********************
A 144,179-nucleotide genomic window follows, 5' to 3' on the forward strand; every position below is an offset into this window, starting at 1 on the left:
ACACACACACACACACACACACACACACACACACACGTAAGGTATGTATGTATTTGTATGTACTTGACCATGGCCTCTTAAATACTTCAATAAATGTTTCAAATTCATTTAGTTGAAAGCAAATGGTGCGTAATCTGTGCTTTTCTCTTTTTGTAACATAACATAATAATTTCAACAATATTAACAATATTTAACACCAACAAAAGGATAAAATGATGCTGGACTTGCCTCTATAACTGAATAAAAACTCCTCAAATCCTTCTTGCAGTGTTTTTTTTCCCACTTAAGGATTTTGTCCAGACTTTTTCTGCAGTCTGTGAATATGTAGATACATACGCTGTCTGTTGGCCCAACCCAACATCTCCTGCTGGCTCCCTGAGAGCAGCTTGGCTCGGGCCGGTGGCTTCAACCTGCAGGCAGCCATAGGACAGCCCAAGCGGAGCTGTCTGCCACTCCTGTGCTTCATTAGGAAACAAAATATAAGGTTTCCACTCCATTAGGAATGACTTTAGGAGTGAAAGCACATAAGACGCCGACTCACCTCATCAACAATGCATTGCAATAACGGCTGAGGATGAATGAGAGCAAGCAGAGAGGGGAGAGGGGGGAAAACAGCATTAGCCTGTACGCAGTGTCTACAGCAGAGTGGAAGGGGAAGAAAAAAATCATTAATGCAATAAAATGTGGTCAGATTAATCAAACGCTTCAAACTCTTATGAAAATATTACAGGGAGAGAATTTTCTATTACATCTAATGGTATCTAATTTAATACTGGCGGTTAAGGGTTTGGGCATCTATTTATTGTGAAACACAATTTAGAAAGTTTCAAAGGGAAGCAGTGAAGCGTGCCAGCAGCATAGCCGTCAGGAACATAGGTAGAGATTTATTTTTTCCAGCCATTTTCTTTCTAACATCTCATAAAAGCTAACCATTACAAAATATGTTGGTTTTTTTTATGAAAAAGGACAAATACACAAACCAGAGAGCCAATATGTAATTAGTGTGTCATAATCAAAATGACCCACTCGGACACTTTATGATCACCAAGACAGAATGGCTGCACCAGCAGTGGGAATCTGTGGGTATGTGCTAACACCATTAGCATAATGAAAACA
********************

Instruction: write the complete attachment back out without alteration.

A 144,179-nucleotide genomic window follows, 5' to 3' on the forward strand; every position below is an offset into this window, starting at 1 on the left:
ACACACACACACACACACACACACACACACACACACGTAAGGTATGTATGTATTTGTATGTACTTGACCATGGCCTCTTAAATACTTCAATAAATGTTTCAAATTCATTTAGTTGAAAGCAAATGGTGCGTAATCTGTGCTTTTCTCTTTTTGTAACATAACATAATAATTTCAACAATATTAACAATATTTAACACCAACAAAAGGATAAAATGATGCTGGACTTGCCTCTATAACTGAATAAAAACTCCTCAAATCCTTCTTGCAGTGTTTTTTTTCCCACTTAAGGATTTTGTCCAGACTTTTTCTGCAGTCTGTGAATATGTAGATACATACGCTGTCTGTTGGCCCAACCCAACATCTCCTGCTGGCTCCCTGAGAGCAGCTTGGCTCGGGCCGGTGGCTTCAACCTGCAGGCAGCCATAGGACAGCCCAAGCGGAGCTGTCTGCCACTCCTGTGCTTCATTAGGAAACAAAATATAAGGTTTCCACTCCATTAGGAATGACTTTAGGAGTGAAAGCACATAAGACGCCGACTCACCTCATCAACAATGCATTGCAATAACGGCTGAGGATGAATGAGAGCAAGCAGAGAGGGGAGAGGGGGGAAAACAGCATTAGCCTGTACGCAGTGTCTACAGCAGAGTGGAAGGGGAAGAAAAAAATCATTAATGCAATAAAATGTGGTCAGATTAATCAAACGCTTCAAACTCTTATGAAAATATTACAGGGAGAGAATTTTCTATTACATCTAATGGTATCTAATTTAATACTGGCGGTTAAGGGTTTGGGCATCTATTTATTGTGAAACACAATTTAGAAAGTTTCAAAGGGAAGCAGTGAAGCGTGCCAGCAGCATAGCCGTCAGGAACATAGGTAGAGATTTATTTTTTCCAGCCATTTTCTTTCTAACATCTCATAAAAGCTAACCATTACAAAATATGTTGGTTTTTTTTATGAAAAAGGACAAATACACAAACCAGAGAGCCAATATGTAATTAGTGTGTCATAATCAAAATGACCCACTCGGACACTTTATGATCACCAAGACAGAATGGCTGCACCAGCAGTGGGAATCTGTGGGTATGTGCTAACACCATTAGCATAATGAAAACA